After we talked about Fortnite: Battle Royale last week, Greazy-E installed it on the PS4 here in our office and a stream of people from the building found themselves drawn inexorably toward it. Except Kiko. Kiko is staying out on principle.
A phenomena that started at Mike's house and then filtered into our celestial realm here is to spectate the match out and watch your lineage. Maybe it's technically the reverse of a lineage, but still. It's so engaging that there has to be a way to make it part of the game proper.
Having spent more time with this bizarre entity, my head is spinning. First of all, I wasn't aware that Fornite: Battle Royale was a completely separate free download. I'd sort of assumed that the entire purpose was to act as a candy coating to get the client on your box, but no: it's some kind of multiphasic cluster lure. If you choose the base game from the main menu, it tells you you have to buy it. Which, you know, Gabe did. He wanted to support them for the other game, because there really isn't any monetization substrate in Battle Royale. It's almost purely about asserting the raw fact of its existence.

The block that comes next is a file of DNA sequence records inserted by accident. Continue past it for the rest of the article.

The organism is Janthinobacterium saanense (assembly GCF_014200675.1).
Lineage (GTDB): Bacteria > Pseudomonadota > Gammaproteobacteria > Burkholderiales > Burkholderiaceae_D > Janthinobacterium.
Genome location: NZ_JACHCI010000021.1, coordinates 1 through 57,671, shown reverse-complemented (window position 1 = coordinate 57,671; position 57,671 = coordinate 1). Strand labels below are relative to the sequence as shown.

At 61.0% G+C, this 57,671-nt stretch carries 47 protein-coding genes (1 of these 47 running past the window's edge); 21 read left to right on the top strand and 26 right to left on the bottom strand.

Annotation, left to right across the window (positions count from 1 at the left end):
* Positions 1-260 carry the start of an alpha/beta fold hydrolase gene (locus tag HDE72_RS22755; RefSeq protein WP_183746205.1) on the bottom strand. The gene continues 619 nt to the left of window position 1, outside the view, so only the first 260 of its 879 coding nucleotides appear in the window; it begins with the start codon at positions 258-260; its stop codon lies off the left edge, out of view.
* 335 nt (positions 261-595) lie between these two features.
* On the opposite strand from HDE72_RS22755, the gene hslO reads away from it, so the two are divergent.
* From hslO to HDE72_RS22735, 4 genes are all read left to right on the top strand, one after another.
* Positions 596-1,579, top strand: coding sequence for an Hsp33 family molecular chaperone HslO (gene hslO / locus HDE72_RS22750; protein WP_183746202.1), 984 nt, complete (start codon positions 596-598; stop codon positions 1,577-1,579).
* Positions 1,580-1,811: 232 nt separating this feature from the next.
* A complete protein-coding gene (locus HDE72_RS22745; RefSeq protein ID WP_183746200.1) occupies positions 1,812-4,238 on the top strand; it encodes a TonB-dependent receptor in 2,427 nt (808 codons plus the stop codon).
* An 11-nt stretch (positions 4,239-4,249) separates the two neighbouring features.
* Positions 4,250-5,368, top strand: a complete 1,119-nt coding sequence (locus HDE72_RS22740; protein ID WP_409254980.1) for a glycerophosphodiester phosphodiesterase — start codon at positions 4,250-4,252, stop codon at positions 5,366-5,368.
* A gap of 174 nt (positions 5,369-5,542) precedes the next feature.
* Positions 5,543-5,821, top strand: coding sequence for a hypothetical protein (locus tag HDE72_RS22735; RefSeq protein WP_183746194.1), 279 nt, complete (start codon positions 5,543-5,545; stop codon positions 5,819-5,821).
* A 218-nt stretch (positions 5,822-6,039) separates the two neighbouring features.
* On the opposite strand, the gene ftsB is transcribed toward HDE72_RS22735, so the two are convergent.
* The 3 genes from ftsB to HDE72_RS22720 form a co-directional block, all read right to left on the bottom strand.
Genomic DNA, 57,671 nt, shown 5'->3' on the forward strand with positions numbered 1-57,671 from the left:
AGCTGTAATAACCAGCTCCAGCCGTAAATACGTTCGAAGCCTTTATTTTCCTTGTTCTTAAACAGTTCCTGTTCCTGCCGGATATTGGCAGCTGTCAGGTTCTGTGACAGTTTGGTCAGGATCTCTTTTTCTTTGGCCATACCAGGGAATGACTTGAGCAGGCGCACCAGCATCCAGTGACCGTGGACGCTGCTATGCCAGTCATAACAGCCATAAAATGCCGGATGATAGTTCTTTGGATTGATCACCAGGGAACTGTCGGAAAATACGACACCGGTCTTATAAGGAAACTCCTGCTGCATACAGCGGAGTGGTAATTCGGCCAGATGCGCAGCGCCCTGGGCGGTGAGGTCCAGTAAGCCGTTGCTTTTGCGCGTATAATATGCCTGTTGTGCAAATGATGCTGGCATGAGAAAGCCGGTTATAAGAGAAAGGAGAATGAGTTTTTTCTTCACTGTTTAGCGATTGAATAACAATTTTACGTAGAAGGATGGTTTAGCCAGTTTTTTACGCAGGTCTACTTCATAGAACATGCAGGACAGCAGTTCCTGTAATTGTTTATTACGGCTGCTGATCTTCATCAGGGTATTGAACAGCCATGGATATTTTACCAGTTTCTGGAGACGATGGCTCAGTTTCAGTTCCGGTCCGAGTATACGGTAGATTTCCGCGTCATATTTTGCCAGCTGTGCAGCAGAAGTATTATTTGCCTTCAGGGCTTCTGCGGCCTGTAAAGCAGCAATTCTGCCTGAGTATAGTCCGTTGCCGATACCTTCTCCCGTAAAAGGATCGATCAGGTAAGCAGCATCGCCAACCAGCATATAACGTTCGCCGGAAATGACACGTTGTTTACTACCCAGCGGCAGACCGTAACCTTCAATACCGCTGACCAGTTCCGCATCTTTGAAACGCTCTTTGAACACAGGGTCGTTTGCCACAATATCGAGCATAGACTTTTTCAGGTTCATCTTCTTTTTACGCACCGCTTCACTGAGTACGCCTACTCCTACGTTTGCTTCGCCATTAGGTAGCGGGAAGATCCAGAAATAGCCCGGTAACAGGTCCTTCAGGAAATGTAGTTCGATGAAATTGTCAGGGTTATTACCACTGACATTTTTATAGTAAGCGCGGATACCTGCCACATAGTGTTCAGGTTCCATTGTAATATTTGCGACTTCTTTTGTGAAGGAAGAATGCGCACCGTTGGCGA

Also, I suggested it was "interesting" last time, but the way the endgame shifts when it's about resources and construction is beyond fascinating and constitutes a far more interesting denouement - a word I spelled correctly the very first time.
At this point, I really just want to see if Epic is prepared to do what needs to be done here. The headroom in Battle Royale is vast. There's no ceiling on it, from introducing their third faction from the PVE mode, to emphasizing the substantial trap component, to getting vehicle functionality in there, to carving the island into two massive teams… It's like this. Right now the conversation is about cloning or whatever. They could change that very quickly, if that's what they wanted to do; if they were here with the intention to stay.
Hey! Tomorrow at 3pm PDT, we've got a sponsored stream for Asmadi Games' One Deck Dungeon, with the designer of the game Chris Cieslik. My friend Eric Benson and I have played the fuck out of it, and I'm looking forward to having Chris explain to me all the ways I've been playing it wrong.